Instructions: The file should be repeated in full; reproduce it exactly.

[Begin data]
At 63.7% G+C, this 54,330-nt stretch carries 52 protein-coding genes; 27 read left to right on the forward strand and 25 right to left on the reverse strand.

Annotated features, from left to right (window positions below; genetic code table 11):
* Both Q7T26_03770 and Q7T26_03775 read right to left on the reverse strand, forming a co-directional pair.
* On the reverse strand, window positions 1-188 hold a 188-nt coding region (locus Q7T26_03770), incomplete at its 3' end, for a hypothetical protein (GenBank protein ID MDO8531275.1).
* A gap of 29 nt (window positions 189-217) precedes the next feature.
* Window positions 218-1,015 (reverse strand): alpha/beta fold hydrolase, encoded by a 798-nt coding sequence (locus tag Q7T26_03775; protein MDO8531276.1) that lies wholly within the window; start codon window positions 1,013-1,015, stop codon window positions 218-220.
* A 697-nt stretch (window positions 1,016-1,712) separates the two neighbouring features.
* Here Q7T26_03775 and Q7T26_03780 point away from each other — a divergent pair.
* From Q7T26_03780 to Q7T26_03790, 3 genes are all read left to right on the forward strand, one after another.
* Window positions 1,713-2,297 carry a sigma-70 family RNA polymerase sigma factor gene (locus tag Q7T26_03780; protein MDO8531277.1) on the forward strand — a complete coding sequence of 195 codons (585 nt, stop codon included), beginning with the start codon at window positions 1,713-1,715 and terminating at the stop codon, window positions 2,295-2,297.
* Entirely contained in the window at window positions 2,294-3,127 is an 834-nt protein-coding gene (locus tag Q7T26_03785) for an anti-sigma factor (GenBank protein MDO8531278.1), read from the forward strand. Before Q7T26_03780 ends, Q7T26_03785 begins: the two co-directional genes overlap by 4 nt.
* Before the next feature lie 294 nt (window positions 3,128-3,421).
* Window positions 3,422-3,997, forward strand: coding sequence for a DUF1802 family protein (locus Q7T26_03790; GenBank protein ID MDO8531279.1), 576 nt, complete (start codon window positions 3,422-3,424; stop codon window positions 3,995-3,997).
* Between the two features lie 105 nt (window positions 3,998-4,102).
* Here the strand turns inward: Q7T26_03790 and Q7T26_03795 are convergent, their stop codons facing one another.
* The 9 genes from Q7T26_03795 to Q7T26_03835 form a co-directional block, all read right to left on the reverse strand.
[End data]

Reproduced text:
At 63.7% G+C, this 54,330-nt stretch carries 52 protein-coding genes; 27 read left to right on the forward strand and 25 right to left on the reverse strand.

Annotated features, from left to right (window positions below; genetic code table 11):
* Both Q7T26_03770 and Q7T26_03775 read right to left on the reverse strand, forming a co-directional pair.
* On the reverse strand, window positions 1-188 hold a 188-nt coding region (locus Q7T26_03770), incomplete at its 3' end, for a hypothetical protein (GenBank protein ID MDO8531275.1).
* A gap of 29 nt (window positions 189-217) precedes the next feature.
* Window positions 218-1,015 (reverse strand): alpha/beta fold hydrolase, encoded by a 798-nt coding sequence (locus tag Q7T26_03775; protein MDO8531276.1) that lies wholly within the window; start codon window positions 1,013-1,015, stop codon window positions 218-220.
* A 697-nt stretch (window positions 1,016-1,712) separates the two neighbouring features.
* Here Q7T26_03775 and Q7T26_03780 point away from each other — a divergent pair.
* From Q7T26_03780 to Q7T26_03790, 3 genes are all read left to right on the forward strand, one after another.
* Window positions 1,713-2,297 carry a sigma-70 family RNA polymerase sigma factor gene (locus tag Q7T26_03780; protein MDO8531277.1) on the forward strand — a complete coding sequence of 195 codons (585 nt, stop codon included), beginning with the start codon at window positions 1,713-1,715 and terminating at the stop codon, window positions 2,295-2,297.
* Entirely contained in the window at window positions 2,294-3,127 is an 834-nt protein-coding gene (locus tag Q7T26_03785) for an anti-sigma factor (GenBank protein MDO8531278.1), read from the forward strand. Before Q7T26_03780 ends, Q7T26_03785 begins: the two co-directional genes overlap by 4 nt.
* Before the next feature lie 294 nt (window positions 3,128-3,421).
* Window positions 3,422-3,997, forward strand: coding sequence for a DUF1802 family protein (locus Q7T26_03790; GenBank protein ID MDO8531279.1), 576 nt, complete (start codon window positions 3,422-3,424; stop codon window positions 3,995-3,997).
* Between the two features lie 105 nt (window positions 3,998-4,102).
* Here the strand turns inward: Q7T26_03790 and Q7T26_03795 are convergent, their stop codons facing one another.
* The 9 genes from Q7T26_03795 to Q7T26_03835 form a co-directional block, all read right to left on the reverse strand.